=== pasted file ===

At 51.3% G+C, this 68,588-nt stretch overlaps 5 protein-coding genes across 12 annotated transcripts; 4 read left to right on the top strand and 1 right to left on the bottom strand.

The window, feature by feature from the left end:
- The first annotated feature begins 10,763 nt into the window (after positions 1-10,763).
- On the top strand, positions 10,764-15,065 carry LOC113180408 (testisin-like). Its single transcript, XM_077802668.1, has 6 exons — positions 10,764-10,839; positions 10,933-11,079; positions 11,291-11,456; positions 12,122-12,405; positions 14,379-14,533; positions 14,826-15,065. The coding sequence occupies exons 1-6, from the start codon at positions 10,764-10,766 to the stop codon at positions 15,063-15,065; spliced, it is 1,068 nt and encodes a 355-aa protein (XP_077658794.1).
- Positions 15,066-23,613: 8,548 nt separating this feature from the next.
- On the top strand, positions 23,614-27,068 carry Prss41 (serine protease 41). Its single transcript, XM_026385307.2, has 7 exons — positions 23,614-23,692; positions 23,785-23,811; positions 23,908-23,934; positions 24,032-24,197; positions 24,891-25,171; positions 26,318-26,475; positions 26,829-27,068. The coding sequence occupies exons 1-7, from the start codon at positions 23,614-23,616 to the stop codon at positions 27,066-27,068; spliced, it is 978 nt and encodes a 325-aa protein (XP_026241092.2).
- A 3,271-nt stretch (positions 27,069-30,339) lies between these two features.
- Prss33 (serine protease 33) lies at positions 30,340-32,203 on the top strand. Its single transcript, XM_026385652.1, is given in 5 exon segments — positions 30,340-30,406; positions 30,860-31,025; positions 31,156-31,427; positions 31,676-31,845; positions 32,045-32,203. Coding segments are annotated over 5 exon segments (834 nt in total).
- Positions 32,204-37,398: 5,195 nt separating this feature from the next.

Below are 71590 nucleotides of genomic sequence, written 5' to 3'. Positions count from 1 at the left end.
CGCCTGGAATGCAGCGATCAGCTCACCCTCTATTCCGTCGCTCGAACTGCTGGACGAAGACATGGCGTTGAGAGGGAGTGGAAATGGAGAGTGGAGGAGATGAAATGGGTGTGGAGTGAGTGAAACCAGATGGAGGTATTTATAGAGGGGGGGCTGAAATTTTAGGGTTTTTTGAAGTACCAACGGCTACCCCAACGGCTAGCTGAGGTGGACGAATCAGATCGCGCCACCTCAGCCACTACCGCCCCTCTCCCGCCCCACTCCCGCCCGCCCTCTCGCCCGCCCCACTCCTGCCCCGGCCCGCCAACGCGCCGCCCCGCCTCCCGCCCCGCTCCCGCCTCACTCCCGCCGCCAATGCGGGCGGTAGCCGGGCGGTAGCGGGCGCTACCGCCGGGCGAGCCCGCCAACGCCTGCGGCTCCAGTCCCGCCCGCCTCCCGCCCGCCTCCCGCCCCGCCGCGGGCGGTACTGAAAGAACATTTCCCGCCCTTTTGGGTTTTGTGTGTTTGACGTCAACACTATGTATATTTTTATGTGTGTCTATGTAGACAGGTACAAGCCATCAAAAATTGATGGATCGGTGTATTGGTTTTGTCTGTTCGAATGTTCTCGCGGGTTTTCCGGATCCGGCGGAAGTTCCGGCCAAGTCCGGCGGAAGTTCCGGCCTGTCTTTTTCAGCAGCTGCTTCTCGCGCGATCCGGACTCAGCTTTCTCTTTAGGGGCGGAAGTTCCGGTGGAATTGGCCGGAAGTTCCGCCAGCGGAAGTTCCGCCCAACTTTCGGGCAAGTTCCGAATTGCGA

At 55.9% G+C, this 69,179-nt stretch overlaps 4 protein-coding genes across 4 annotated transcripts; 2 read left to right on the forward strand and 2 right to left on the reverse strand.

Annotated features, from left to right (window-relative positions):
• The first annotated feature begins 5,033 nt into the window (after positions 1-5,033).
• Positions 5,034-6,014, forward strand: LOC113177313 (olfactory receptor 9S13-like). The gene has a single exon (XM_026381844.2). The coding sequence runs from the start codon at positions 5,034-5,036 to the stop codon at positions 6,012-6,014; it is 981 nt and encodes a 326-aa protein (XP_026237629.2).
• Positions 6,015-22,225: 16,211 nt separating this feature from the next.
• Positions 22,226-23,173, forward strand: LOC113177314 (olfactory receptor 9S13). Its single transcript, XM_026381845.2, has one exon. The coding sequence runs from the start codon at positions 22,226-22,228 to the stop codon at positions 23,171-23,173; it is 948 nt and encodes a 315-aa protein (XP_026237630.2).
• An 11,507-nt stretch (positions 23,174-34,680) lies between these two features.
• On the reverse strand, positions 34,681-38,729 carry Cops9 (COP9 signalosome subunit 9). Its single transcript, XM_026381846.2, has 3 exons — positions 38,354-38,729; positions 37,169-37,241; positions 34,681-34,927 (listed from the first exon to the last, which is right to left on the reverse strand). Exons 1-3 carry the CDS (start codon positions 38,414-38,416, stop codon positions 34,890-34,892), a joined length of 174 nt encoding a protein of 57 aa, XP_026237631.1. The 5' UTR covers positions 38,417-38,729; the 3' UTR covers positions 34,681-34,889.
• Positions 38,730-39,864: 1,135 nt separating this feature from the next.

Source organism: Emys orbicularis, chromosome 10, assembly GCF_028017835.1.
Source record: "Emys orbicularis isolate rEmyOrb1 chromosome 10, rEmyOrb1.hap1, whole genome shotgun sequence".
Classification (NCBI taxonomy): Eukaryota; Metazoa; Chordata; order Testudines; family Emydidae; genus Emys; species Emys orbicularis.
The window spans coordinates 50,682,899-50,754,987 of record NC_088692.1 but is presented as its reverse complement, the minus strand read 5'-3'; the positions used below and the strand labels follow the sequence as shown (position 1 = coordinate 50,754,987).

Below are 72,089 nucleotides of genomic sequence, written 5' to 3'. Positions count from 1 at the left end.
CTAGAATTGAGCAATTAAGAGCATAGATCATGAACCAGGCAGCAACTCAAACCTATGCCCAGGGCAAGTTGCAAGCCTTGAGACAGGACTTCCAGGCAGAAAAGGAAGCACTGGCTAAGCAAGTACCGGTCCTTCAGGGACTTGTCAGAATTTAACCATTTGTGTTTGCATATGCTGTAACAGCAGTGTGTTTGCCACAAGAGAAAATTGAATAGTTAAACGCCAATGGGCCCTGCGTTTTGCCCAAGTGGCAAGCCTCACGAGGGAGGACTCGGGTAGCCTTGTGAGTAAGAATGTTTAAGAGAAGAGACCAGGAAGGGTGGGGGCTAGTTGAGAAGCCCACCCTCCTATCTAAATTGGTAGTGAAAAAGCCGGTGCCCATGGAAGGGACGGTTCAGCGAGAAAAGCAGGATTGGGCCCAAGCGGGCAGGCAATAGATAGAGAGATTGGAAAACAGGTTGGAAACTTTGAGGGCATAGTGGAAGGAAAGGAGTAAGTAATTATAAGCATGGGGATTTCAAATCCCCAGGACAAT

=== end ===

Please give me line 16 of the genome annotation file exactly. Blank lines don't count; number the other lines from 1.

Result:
• Positions 6,015-22,225: 16,211 nt separating this feature from the next.